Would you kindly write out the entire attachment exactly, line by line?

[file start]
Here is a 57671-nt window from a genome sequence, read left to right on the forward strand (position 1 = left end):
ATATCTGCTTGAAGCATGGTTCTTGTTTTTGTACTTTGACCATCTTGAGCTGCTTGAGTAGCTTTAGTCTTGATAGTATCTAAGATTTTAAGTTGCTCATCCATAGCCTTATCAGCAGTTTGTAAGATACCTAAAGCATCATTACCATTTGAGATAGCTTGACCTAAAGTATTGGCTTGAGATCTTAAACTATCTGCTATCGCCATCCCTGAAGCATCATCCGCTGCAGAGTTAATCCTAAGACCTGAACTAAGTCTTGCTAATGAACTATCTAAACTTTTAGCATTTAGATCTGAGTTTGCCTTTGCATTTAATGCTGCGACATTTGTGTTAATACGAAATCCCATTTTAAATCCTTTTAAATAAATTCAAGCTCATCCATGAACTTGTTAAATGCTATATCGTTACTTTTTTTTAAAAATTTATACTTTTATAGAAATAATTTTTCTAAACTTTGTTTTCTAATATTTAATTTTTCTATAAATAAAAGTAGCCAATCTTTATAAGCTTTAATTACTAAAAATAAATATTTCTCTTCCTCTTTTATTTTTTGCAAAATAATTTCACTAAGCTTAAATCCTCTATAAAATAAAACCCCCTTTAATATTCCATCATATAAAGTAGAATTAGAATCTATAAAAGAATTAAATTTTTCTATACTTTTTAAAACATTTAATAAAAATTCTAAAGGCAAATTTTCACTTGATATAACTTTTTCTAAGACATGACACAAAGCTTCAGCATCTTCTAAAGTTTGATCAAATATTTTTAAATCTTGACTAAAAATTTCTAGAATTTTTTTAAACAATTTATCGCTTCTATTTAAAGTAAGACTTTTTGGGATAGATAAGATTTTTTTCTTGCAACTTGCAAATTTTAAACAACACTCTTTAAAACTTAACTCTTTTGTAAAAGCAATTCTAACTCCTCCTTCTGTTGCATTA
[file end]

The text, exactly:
Here is a 57671-nt window from a genome sequence, read left to right on the forward strand (position 1 = left end):
ATATCTGCTTGAAGCATGGTTCTTGTTTTTGTACTTTGACCATCTTGAGCTGCTTGAGTAGCTTTAGTCTTGATAGTATCTAAGATTTTAAGTTGCTCATCCATAGCCTTATCAGCAGTTTGTAAGATACCTAAAGCATCATTACCATTTGAGATAGCTTGACCTAAAGTATTGGCTTGAGATCTTAAACTATCTGCTATCGCCATCCCTGAAGCATCATCCGCTGCAGAGTTAATCCTAAGACCTGAACTAAGTCTTGCTAATGAACTATCTAAACTTTTAGCATTTAGATCTGAGTTTGCCTTTGCATTTAATGCTGCGACATTTGTGTTAATACGAAATCCCATTTTAAATCCTTTTAAATAAATTCAAGCTCATCCATGAACTTGTTAAATGCTATATCGTTACTTTTTTTTAAAAATTTATACTTTTATAGAAATAATTTTTCTAAACTTTGTTTTCTAATATTTAATTTTTCTATAAATAAAAGTAGCCAATCTTTATAAGCTTTAATTACTAAAAATAAATATTTCTCTTCCTCTTTTATTTTTTGCAAAATAATTTCACTAAGCTTAAATCCTCTATAAAATAAAACCCCCTTTAATATTCCATCATATAAAGTAGAATTAGAATCTATAAAAGAATTAAATTTTTCTATACTTTTTAAAACATTTAATAAAAATTCTAAAGGCAAATTTTCACTTGATATAACTTTTTCTAAGACATGACACAAAGCTTCAGCATCTTCTAAAGTTTGATCAAATATTTTTAAATCTTGACTAAAAATTTCTAGAATTTTTTTAAACAATTTATCGCTTCTATTTAAAGTAAGACTTTTTGGGATAGATAAGATTTTTTTCTTGCAACTTGCAAATTTTAAACAACACTCTTTAAAACTTAACTCTTTTGTAAAAGCAATTCTAACTCCTCCTTCTGTTGCATTA